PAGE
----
65 to 75% of your FTP, and this will make most of your training as an endurance athlete. This will help your mitochondrial
function and growth. And it will also help
utilize your fat to energy. And this effort you’ll be able to sustain for hours and hours. – Zone 3, otherwise known as tempo. This is done at 76 to 90% of your FTP, and is the sort of zone that, if you’re a well trained athlete, you can probably maintain
for three to eight hours. It’s not a comfortable zone, but at the same time, it’s not maximal. It’s the sort of zone, that if you lacked structured training, you’d probably end up riding quite a lot. It’s kind of a dead zone. It’s great for certain training sessions. But it’s not the sort of place
you want to ride too much. – Alright, now we’re into the hard effort. This should be around
95 to 105% of your FTP, and you should be able to
sustain this for around an hour. But if you’re wanting to build it, then an interval session worth doing, is around 10 minutes and three times with a maximum work time of 30+ minutes. This isn’t easy, but the more force you can
generate on this effort, the faster you’ll be
able to go on your bike. Nine! Oh, done! – VO2 Max, otherwise known as zone 5. These efforts are done at 106 to 120% of FTP, and they’re pretty tough. You only want to do these efforts when you’re feeling fresh, as they do place a high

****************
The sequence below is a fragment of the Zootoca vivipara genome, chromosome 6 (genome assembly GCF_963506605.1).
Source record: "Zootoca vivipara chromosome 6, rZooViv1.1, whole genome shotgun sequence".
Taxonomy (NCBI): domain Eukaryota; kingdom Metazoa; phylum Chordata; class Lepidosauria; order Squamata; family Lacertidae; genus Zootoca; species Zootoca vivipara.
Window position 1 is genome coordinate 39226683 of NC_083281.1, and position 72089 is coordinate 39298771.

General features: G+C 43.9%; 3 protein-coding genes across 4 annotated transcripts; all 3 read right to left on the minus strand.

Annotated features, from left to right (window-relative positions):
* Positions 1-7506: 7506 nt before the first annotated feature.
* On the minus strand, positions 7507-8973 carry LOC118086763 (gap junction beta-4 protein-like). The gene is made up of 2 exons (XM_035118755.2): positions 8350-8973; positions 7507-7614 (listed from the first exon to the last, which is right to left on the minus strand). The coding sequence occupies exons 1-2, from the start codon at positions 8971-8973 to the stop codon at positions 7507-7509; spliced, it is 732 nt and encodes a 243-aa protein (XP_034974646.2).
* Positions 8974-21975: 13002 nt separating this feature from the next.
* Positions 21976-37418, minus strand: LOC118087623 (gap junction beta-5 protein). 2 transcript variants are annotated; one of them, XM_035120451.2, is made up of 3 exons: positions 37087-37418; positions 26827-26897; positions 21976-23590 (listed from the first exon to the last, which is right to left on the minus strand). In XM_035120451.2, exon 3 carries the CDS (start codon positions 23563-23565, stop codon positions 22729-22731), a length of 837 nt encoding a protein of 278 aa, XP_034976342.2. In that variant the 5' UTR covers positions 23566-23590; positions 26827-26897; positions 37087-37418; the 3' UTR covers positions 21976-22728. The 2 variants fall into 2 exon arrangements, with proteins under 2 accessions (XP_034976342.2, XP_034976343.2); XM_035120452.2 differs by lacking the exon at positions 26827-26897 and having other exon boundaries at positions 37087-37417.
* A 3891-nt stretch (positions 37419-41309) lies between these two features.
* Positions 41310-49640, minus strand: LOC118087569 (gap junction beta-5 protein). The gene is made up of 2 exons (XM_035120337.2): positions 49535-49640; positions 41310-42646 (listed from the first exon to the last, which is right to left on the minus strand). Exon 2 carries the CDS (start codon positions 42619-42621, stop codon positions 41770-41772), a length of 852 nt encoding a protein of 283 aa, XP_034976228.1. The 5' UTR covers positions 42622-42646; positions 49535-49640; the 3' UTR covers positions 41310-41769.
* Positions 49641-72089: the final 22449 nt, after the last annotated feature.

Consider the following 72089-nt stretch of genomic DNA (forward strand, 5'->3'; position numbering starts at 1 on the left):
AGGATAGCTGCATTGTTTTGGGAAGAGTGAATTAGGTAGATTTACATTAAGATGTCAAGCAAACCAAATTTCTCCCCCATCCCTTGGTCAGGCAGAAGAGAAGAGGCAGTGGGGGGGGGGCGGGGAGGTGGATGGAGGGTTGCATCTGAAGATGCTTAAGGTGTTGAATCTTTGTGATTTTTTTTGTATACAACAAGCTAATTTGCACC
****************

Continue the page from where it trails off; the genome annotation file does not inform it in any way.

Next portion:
demand on the body. They’re the sort of effort
that probably feel okay for the first three or four minutes if you complete them at
the lower end of the zone. But once you push past
that four minute barrier, you’re really going to start hurting. If you’re going intervals in this zone, you want to aim for about
25 minutes total workload. – Alright, you’re going
to hate us for this one. You’re looking for an effort of around 121 to 150% of your FTP, and an effort that lasts between
30 seconds and two minutes. I’m going to need to put
my glasses on for this one. It’s going to be a hard one. Three, two, one! This effort is excruciating! Rinsing your body, but this effort is short and sharp and straight to the point. Woo! Ouch! – And finally, we have zone
7, neuromuscular power, otherwise known as sprinting. These efforts are a
complete maximal effort, and they engage every
single muscle in your body. There’s no wattage goal
on these because everyone has different neuromuscular power. And they’re not a percentage